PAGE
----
“We’re trying to find a balance between the chicks being able to eat on their own but also being young enough to where they’re, they’re not so hard to catch and hard to rear in the pens,” he says.

Not long after sunset, a chick is seen swimming alone, and the team swiftly moves in. Within moments they’ve captured and secured it on the boat. This little guy — or gal, since its sex isn’t known yet — is officially known as Chick No. 6.

They take a blood sample, get a weight and prepare the bird for transport in a special container to keep it cool. Biologist Joe Roy says the goal is to make the loon’s three-hour car trip as stress-free as possible.

The pen where chicks are raised.
Credit Susan Sharon / Maine Public

“And he’ll go into the vehicle, which will have the AC on, and we’ll be completely silent for the entire trip down,” he says.

Once the loon gets to Massachusetts, a veterinarian will evaluate the bird. And before dawn it will be swimming in the pen, where it will mature over several weeks.

Back on shore, Roy weighs his feelings of guilt in taking a loon chick off its home lake.

“Part of you, the human emotional part of you, feels bad for stealing the chick, but then the scientific part of you kicks in,” he says. “You’re like, ‘Oh - it’s all part of the greater good of expanding the range back to its historic range.’“

Loons disappeared from Massachusetts in the late 1800s. In fact, Dalton says the last breeding pair was apparently shot by a biologist who wanted to confirm that they were loons.

As well-loved symbols of healthy, freshwater lakes, it’s long been hoped that the species could be recovered. And in the 1970s they did start returning on their own, but only to the central part of the state and not in large numbers.

Fast forward to late September, and Chick No. 6 is a little bit older and quite a bit heavier, having been fed live fish over the past few weeks. It’s about 5 a.m., and with the help of a local volunteer, biologists are taking some final measurements and blood samples to test for infection.

Michelle Kneeland releases Chick No. 6.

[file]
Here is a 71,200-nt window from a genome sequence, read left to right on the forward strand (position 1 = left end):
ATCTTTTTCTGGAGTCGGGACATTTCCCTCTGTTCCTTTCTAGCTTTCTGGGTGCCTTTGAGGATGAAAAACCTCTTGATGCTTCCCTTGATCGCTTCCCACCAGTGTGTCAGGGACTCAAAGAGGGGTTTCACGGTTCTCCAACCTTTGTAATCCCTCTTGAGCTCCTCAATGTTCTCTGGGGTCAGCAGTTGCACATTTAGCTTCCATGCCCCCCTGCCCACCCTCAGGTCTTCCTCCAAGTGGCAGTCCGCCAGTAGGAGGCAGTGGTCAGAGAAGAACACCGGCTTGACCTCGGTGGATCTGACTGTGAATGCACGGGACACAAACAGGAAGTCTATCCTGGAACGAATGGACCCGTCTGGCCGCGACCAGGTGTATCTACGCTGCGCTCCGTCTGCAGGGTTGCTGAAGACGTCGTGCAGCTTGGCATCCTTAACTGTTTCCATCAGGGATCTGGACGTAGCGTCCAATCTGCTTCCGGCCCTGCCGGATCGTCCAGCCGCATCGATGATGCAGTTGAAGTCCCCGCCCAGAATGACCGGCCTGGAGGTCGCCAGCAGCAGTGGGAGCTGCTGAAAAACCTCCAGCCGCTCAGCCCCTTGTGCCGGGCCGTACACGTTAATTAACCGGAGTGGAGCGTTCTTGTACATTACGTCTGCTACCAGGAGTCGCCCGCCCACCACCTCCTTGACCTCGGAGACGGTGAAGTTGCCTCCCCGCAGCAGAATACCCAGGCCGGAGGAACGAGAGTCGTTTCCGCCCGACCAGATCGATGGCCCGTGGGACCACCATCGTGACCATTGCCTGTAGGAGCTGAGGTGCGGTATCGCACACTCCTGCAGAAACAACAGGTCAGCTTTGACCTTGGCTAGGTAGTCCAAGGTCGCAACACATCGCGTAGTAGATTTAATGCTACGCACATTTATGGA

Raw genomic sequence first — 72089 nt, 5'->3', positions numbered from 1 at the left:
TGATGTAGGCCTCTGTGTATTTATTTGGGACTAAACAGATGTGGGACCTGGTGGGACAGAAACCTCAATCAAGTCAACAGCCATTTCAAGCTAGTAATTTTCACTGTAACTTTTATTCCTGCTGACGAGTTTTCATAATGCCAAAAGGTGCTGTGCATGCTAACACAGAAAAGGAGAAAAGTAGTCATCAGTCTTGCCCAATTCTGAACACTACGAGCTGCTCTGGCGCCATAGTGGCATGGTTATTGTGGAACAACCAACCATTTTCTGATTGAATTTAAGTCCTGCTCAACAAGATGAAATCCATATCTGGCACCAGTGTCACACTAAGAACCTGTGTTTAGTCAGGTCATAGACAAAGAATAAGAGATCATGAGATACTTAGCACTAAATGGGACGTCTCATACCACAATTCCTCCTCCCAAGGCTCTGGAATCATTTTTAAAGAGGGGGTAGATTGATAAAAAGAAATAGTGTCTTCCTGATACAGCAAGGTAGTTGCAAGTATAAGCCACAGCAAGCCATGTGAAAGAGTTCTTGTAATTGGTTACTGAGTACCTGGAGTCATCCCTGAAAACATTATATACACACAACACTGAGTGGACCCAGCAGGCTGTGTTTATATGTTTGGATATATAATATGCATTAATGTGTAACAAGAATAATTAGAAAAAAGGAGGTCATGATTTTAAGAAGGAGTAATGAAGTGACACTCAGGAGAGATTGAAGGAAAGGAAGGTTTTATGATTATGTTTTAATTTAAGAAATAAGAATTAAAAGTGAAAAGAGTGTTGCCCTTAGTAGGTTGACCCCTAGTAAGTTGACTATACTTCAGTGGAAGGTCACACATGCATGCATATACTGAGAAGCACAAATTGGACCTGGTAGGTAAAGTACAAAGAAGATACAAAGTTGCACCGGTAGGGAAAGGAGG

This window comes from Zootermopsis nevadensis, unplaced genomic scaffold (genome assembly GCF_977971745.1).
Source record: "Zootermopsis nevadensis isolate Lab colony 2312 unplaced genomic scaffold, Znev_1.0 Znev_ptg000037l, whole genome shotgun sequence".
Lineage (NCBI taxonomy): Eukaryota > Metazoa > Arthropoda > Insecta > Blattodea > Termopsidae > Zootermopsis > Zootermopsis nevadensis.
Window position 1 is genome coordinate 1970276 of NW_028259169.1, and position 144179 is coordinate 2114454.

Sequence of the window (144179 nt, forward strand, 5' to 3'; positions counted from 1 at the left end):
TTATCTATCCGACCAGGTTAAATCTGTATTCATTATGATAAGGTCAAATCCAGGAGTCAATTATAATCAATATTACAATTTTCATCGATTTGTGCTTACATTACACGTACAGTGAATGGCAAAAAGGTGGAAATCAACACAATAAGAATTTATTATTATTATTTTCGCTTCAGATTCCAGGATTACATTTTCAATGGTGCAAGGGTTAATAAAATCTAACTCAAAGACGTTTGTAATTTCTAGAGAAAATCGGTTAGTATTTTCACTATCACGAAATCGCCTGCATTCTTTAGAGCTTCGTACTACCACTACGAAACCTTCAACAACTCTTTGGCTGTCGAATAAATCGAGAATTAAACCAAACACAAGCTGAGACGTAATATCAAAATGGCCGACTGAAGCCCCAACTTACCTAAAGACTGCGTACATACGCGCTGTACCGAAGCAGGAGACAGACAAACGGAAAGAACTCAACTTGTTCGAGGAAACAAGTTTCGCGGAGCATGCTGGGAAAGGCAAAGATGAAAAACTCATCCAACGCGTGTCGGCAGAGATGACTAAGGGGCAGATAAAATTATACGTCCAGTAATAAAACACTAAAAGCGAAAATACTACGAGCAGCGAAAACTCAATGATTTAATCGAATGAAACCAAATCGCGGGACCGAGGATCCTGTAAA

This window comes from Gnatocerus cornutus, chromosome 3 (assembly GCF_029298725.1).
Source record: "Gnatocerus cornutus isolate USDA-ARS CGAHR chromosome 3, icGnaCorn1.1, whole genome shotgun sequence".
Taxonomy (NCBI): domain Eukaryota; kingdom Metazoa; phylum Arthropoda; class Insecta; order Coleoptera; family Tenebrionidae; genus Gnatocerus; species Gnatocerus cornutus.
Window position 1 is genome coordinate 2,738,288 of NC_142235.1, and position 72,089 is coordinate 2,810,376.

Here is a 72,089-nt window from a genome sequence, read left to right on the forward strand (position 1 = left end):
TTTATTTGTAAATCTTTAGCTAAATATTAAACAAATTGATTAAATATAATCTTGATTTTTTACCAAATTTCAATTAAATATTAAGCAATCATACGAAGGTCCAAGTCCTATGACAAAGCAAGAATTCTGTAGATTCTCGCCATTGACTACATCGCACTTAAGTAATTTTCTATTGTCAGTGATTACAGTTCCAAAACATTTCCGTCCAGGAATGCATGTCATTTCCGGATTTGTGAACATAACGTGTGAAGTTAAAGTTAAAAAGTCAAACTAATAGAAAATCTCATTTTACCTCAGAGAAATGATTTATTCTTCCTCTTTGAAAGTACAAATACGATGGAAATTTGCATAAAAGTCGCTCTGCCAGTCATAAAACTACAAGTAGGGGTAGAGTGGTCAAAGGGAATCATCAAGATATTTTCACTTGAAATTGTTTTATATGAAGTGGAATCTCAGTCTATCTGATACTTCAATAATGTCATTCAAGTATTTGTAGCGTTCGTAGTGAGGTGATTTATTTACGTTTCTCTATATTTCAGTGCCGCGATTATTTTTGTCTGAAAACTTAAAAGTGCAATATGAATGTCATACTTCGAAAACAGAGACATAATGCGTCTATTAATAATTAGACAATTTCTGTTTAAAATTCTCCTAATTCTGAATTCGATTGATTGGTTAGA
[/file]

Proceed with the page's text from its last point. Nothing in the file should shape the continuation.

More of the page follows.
Credit Susan Sharon / Maine Public

They’re also banding the bird with a unique color code so he, or she, can be identified in the future.

“This is the last of the pen-reared chicks to be released,” says Michelle Kneeland, a veterinarian with BRI. “See that sandbar over there? We’re just gonna put him on the other side of that sandbar. That just kind of separates the north part of the lake from the south part.”

Because the chicks will spend the next several years at sea, it will take that long before researchers know whether translocation has worked. If it does, it could have implications for loons and other species facing threats such as climate change.

Similar efforts have aided peregrine falcons, trumpeter swans and whooping cranes.

Kneeland wades out knee-deep in the lake carrying the loon in its special container. Everyone holds their breath, and suddenly Chick No. 6 is free.

The loon swims around. And then, as Dalton notes, something unexpected happens.

Alex Dalton holds Chick No. 6.
Credit Susan Sharon / Maine Public

“So we just released Chick 6 and it just met up with Chick 2 who is from New York. And within three minutes of the release they’ve buddied up and the general consensus about this phenomenon is that it is wicked cute,” he says.

That was more than a week ago, and the chicks haven’t left on their own yet, but they have started hanging out with another loon, Chick 3, and biologists say that, so far, they’re all doing just fine.